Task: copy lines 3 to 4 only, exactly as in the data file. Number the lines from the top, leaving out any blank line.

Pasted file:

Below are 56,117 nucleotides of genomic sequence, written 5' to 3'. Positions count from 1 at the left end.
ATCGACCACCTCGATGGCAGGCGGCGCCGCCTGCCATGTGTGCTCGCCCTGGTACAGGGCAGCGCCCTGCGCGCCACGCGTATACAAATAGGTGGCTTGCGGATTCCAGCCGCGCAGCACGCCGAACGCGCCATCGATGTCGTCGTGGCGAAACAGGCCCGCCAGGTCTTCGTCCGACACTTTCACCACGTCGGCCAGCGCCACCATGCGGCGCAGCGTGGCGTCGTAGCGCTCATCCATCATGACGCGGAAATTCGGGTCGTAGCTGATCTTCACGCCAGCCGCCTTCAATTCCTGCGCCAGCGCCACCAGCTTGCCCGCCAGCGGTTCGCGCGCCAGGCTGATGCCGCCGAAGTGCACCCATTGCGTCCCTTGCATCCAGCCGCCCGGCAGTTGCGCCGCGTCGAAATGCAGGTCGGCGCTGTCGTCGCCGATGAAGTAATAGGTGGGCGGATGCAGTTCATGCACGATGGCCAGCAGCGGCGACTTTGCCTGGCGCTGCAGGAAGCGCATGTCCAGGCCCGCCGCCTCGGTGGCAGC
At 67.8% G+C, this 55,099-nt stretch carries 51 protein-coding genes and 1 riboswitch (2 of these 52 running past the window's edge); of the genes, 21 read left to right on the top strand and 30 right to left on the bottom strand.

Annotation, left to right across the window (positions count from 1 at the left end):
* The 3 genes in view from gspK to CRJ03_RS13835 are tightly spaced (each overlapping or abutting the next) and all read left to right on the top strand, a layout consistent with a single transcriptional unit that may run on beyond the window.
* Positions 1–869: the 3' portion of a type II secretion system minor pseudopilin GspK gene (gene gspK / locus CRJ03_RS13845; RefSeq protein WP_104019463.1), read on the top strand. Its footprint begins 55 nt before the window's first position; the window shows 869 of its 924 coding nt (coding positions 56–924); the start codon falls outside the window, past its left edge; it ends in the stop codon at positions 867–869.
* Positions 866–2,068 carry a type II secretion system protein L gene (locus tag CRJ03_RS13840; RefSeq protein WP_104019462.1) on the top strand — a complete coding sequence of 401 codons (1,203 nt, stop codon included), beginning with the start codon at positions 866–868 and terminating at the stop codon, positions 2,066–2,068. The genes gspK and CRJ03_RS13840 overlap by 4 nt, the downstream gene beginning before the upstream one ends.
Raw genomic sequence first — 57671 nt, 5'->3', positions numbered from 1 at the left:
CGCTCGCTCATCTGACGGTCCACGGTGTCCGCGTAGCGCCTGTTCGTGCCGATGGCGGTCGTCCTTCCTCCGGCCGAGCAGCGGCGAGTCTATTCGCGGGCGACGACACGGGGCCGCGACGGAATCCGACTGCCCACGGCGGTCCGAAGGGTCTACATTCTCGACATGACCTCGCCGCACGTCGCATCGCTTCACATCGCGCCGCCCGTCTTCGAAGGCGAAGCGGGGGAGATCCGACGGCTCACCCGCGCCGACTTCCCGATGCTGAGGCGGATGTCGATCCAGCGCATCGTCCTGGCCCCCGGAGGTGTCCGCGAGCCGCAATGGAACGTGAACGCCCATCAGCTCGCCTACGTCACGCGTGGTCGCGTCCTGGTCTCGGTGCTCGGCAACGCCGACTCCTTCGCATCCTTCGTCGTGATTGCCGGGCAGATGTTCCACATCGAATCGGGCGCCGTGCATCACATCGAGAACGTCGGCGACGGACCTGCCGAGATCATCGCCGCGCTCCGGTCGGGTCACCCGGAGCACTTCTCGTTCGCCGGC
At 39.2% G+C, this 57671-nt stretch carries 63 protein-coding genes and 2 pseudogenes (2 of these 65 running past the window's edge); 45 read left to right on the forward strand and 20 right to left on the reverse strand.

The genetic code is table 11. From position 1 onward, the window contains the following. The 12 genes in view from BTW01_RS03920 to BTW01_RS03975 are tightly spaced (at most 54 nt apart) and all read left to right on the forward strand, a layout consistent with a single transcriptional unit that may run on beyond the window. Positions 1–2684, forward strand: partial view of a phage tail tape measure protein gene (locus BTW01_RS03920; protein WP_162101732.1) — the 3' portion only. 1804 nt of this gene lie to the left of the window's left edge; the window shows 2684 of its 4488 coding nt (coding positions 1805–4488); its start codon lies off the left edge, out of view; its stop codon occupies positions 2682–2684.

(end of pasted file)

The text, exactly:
At 67.8% G+C, this 55,099-nt stretch carries 51 protein-coding genes and 1 riboswitch (2 of these 52 running past the window's edge); of the genes, 21 read left to right on the top strand and 30 right to left on the bottom strand.

Annotation, left to right across the window (positions count from 1 at the left end):